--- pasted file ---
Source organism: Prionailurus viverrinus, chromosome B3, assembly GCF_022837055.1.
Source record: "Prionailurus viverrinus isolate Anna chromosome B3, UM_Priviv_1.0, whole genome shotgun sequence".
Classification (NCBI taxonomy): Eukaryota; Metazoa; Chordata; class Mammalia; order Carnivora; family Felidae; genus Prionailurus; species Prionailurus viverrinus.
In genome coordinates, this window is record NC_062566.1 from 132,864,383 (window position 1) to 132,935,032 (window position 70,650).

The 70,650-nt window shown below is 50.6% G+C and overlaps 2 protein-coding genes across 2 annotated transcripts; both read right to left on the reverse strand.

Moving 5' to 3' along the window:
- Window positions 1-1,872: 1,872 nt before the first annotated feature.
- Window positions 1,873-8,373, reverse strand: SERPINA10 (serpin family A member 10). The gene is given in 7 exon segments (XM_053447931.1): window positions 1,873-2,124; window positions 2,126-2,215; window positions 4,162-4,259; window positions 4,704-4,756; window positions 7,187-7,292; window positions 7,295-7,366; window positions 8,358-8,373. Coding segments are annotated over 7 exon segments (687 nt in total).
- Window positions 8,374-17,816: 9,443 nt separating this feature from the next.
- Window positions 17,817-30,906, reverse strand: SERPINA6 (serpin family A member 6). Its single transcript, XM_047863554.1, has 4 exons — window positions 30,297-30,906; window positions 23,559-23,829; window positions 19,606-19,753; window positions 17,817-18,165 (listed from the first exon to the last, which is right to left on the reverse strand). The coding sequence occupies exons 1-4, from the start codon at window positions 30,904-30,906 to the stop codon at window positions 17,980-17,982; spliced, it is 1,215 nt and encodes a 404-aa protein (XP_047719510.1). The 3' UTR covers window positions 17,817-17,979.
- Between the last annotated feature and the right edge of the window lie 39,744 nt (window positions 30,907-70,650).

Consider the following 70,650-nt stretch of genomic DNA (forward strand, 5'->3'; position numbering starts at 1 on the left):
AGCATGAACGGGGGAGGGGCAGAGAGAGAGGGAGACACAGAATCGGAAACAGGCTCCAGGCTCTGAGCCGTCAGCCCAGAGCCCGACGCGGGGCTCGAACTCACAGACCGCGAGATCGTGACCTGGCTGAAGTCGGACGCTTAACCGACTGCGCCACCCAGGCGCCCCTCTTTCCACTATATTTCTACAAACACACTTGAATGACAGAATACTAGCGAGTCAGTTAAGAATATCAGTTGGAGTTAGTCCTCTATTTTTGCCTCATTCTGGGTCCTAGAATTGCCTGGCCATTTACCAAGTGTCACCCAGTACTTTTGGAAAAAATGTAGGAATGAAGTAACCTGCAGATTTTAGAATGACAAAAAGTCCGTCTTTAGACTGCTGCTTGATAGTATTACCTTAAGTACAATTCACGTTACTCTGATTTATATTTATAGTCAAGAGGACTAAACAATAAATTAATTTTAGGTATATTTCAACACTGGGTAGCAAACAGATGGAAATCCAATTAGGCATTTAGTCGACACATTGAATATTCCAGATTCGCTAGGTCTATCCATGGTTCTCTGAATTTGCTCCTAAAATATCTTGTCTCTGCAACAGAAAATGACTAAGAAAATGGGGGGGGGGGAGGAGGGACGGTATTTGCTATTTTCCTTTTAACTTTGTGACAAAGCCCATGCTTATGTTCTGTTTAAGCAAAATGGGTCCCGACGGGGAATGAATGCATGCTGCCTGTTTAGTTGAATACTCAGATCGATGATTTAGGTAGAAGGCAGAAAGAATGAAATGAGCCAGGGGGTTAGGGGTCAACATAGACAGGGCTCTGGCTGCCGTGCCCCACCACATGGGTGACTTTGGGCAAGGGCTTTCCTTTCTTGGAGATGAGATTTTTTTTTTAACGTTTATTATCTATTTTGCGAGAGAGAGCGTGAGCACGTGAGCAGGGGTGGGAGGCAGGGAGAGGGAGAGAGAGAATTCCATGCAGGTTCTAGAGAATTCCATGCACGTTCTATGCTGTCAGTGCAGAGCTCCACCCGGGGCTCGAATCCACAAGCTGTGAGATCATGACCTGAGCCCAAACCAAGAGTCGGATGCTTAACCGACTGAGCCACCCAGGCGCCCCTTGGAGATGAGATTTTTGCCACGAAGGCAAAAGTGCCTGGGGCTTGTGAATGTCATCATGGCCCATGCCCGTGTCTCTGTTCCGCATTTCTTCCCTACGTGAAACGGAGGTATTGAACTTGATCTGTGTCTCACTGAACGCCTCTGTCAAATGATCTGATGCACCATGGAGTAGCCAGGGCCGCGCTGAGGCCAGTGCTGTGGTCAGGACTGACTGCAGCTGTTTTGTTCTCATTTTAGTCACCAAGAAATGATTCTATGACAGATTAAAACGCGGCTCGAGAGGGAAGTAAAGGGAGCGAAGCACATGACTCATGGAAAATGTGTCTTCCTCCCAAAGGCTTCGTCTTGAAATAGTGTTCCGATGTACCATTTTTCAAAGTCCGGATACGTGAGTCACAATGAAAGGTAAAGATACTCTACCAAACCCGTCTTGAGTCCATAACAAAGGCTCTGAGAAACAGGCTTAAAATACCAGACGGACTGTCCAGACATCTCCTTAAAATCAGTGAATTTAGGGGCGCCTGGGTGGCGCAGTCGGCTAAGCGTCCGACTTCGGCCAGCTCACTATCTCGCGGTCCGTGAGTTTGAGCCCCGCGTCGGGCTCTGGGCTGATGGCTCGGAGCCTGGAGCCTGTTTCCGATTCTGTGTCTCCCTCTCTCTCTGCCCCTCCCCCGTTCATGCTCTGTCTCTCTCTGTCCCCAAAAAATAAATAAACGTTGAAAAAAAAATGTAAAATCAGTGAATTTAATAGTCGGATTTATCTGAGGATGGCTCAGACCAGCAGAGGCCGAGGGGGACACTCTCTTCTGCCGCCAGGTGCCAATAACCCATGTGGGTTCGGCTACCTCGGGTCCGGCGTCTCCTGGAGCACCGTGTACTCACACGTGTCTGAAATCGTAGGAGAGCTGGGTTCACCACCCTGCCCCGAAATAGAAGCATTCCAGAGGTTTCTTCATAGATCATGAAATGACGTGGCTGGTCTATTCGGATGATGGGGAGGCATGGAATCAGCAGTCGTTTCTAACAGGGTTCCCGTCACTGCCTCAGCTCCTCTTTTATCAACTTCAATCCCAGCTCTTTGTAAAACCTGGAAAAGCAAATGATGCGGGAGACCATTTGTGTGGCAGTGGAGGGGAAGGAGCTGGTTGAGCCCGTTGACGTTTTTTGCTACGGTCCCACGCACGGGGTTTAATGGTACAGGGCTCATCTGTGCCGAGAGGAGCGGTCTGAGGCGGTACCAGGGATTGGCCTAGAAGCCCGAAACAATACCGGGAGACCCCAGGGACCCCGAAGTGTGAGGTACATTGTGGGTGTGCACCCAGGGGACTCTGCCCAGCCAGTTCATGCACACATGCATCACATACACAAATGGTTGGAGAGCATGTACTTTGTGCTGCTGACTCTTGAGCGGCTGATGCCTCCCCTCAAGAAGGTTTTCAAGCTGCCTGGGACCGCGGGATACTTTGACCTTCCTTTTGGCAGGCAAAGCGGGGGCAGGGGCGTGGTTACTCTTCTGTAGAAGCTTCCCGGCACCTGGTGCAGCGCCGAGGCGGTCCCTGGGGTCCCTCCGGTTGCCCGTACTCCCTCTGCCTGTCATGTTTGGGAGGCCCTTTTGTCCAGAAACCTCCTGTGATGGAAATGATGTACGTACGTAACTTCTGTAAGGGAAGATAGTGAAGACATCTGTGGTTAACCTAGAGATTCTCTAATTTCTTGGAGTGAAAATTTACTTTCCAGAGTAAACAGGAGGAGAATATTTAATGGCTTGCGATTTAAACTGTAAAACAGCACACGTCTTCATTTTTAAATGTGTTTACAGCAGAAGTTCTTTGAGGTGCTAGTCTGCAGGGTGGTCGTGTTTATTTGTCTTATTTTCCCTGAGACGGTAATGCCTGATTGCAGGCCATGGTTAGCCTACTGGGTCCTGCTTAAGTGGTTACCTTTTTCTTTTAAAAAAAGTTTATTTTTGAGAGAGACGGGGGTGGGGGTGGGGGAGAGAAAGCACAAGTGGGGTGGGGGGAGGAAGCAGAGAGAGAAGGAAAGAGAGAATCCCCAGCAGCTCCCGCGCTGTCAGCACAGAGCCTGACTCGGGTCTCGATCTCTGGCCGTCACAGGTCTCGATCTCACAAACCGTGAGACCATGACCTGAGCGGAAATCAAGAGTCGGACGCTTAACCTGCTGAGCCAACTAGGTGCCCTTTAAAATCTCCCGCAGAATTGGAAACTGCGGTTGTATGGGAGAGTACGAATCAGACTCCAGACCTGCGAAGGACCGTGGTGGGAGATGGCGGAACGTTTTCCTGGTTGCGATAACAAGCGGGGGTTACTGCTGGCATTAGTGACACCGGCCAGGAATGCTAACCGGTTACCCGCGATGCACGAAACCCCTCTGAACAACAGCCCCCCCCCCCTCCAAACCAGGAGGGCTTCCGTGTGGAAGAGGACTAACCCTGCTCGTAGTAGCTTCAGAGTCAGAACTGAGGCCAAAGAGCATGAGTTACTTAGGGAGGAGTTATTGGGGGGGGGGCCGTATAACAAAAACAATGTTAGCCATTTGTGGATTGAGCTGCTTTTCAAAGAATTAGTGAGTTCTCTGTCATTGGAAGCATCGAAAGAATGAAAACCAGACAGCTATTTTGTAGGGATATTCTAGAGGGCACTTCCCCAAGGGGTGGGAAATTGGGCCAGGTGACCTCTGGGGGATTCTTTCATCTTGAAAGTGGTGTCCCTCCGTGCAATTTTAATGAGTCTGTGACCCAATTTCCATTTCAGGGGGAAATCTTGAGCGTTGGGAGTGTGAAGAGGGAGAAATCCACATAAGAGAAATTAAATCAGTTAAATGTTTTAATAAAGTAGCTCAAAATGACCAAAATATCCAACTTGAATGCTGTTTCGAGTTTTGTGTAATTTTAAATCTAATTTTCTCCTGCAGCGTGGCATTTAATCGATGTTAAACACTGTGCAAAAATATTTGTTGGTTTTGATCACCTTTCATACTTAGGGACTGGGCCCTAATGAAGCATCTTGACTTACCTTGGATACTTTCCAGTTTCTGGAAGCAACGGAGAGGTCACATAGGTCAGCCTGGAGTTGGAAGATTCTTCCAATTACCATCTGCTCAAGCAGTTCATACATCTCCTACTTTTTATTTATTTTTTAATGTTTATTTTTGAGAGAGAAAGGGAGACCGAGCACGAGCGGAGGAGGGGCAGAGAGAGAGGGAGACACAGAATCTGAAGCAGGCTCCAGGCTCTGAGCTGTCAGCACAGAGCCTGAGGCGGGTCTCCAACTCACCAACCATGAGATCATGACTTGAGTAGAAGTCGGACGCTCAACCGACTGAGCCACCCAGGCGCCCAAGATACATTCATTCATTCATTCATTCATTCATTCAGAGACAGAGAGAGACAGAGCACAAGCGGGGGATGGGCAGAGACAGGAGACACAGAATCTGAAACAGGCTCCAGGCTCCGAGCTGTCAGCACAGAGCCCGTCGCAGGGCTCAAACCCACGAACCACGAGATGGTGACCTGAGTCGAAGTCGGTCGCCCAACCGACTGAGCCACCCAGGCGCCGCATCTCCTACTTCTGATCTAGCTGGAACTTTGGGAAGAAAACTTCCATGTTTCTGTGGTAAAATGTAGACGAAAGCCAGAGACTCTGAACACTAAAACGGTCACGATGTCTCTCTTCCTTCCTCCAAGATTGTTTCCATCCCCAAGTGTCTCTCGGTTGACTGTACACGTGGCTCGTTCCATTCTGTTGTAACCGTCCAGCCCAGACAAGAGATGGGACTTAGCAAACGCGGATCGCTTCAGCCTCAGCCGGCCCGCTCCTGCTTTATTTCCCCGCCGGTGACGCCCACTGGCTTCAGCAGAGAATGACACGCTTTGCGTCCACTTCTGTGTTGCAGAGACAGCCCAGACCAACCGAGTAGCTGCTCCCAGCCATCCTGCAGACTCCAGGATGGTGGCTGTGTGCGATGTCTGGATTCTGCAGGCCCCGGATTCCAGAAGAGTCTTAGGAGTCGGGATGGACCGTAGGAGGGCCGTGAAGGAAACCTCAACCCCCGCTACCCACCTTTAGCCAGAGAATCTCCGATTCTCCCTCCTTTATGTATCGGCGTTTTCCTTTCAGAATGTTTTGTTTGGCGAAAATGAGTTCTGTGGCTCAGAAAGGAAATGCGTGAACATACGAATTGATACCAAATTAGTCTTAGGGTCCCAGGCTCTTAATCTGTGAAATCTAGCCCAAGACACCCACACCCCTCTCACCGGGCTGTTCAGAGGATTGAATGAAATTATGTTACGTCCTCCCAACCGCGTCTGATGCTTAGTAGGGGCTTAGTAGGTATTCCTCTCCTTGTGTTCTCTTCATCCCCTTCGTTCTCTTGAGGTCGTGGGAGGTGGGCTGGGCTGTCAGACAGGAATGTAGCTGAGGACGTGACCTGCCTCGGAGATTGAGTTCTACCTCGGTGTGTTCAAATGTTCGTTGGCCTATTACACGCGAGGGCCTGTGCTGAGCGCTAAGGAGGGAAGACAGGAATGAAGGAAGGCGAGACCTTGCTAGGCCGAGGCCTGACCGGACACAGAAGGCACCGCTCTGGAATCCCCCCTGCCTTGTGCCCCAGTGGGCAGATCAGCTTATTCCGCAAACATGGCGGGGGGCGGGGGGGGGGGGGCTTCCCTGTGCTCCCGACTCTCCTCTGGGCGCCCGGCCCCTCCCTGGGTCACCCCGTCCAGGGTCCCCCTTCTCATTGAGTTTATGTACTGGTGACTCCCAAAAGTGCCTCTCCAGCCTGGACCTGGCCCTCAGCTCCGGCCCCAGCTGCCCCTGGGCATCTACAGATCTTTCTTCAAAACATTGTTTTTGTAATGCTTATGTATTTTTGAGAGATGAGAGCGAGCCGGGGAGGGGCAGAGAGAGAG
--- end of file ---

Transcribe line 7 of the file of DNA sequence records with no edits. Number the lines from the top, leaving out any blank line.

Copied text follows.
- Window positions 1-1,872: 1,872 nt before the first annotated feature.